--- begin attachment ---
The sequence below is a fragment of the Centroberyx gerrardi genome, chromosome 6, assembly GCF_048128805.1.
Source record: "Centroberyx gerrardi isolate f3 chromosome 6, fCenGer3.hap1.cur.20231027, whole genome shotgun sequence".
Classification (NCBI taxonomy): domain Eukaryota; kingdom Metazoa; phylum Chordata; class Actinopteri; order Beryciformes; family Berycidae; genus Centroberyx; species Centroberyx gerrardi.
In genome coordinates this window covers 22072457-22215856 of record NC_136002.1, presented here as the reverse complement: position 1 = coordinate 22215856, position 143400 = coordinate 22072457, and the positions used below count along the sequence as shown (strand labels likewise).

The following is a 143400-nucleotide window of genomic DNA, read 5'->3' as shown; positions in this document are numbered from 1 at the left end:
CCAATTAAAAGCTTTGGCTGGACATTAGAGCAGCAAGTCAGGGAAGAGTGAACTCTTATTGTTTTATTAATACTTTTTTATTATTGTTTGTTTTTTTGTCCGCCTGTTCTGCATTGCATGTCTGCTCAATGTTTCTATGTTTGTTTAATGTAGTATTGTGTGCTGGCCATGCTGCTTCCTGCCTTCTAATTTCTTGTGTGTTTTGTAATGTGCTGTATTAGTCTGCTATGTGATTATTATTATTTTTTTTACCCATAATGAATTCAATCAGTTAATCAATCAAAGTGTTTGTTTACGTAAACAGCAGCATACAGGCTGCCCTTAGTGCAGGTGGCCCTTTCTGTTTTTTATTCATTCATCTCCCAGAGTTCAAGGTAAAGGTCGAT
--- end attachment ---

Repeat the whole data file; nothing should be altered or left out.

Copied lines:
The sequence below is a fragment of the Centroberyx gerrardi genome, chromosome 6, assembly GCF_048128805.1.
Source record: "Centroberyx gerrardi isolate f3 chromosome 6, fCenGer3.hap1.cur.20231027, whole genome shotgun sequence".
Classification (NCBI taxonomy): domain Eukaryota; kingdom Metazoa; phylum Chordata; class Actinopteri; order Beryciformes; family Berycidae; genus Centroberyx; species Centroberyx gerrardi.
In genome coordinates this window covers 22072457-22215856 of record NC_136002.1, presented here as the reverse complement: position 1 = coordinate 22215856, position 143400 = coordinate 22072457, and the positions used below count along the sequence as shown (strand labels likewise).

The following is a 143400-nucleotide window of genomic DNA, read 5'->3' as shown; positions in this document are numbered from 1 at the left end:
CCAATTAAAAGCTTTGGCTGGACATTAGAGCAGCAAGTCAGGGAAGAGTGAACTCTTATTGTTTTATTAATACTTTTTTATTATTGTTTGTTTTTTTGTCCGCCTGTTCTGCATTGCATGTCTGCTCAATGTTTCTATGTTTGTTTAATGTAGTATTGTGTGCTGGCCATGCTGCTTCCTGCCTTCTAATTTCTTGTGTGTTTTGTAATGTGCTGTATTAGTCTGCTATGTGATTATTATTATTTTTTTTACCCATAATGAATTCAATCAGTTAATCAATCAAAGTGTTTGTTTACGTAAACAGCAGCATACAGGCTGCCCTTAGTGCAGGTGGCCCTTTCTGTTTTTTATTCATTCATCTCCCAGAGTTCAAGGTAAAGGTCGAT